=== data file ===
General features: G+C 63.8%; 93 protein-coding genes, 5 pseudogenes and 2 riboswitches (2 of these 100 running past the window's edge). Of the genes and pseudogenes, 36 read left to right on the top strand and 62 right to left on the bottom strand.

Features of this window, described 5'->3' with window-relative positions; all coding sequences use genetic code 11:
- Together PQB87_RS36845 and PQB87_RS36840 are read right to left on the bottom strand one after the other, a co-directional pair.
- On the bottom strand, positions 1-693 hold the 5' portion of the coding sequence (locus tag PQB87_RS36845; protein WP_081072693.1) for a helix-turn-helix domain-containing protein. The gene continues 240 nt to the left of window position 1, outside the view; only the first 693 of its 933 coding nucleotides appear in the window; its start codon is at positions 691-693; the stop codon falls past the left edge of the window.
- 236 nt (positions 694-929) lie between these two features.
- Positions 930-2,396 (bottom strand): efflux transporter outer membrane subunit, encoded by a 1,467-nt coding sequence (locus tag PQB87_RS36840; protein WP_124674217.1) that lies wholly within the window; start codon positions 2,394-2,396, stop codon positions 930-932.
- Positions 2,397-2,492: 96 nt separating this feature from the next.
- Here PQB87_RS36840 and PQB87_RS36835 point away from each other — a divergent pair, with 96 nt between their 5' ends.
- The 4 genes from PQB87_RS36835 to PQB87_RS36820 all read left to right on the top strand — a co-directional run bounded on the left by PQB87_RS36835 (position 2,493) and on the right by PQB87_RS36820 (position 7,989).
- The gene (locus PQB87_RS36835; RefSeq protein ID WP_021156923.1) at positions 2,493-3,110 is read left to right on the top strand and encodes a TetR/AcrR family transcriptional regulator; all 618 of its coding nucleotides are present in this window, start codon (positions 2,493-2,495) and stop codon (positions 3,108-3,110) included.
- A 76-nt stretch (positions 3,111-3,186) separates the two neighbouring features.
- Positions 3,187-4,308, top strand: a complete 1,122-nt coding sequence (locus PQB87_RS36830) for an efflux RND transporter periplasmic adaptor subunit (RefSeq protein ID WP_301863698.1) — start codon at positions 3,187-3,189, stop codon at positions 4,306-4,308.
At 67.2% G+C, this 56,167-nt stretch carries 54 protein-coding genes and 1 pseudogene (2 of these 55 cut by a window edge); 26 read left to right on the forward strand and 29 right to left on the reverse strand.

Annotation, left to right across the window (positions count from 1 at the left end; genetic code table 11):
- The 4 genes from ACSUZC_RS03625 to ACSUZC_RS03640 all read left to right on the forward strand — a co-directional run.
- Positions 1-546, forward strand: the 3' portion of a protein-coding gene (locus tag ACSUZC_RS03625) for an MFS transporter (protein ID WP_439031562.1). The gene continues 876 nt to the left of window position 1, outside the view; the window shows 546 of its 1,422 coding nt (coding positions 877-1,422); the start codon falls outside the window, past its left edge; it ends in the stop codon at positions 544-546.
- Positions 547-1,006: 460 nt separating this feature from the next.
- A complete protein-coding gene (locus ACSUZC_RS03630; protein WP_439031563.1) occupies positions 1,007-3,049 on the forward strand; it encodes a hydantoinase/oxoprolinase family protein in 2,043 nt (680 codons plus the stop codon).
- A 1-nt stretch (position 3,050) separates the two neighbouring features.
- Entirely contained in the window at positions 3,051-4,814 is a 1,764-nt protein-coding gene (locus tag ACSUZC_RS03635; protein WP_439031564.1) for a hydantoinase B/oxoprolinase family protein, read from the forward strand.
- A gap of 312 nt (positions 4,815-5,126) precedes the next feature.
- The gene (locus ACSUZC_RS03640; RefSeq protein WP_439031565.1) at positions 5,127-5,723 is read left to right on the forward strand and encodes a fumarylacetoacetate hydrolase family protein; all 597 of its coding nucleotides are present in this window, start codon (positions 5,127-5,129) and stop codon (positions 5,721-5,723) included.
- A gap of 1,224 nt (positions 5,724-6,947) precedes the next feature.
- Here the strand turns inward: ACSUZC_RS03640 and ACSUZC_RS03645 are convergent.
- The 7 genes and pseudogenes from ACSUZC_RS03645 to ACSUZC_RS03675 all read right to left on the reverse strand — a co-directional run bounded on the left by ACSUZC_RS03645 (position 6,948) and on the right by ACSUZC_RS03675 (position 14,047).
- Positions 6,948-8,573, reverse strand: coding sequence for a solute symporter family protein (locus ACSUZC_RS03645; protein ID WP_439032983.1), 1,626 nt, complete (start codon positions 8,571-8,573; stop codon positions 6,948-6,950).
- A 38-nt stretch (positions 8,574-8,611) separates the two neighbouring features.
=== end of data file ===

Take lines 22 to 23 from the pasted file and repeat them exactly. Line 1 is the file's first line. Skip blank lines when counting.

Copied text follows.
- The gene (locus ACSUZC_RS03640; RefSeq protein WP_439031565.1) at positions 5,127-5,723 is read left to right on the forward strand and encodes a fumarylacetoacetate hydrolase family protein; all 597 of its coding nucleotides are present in this window, start codon (positions 5,127-5,129) and stop codon (positions 5,721-5,723) included.
- A gap of 1,224 nt (positions 5,724-6,947) precedes the next feature.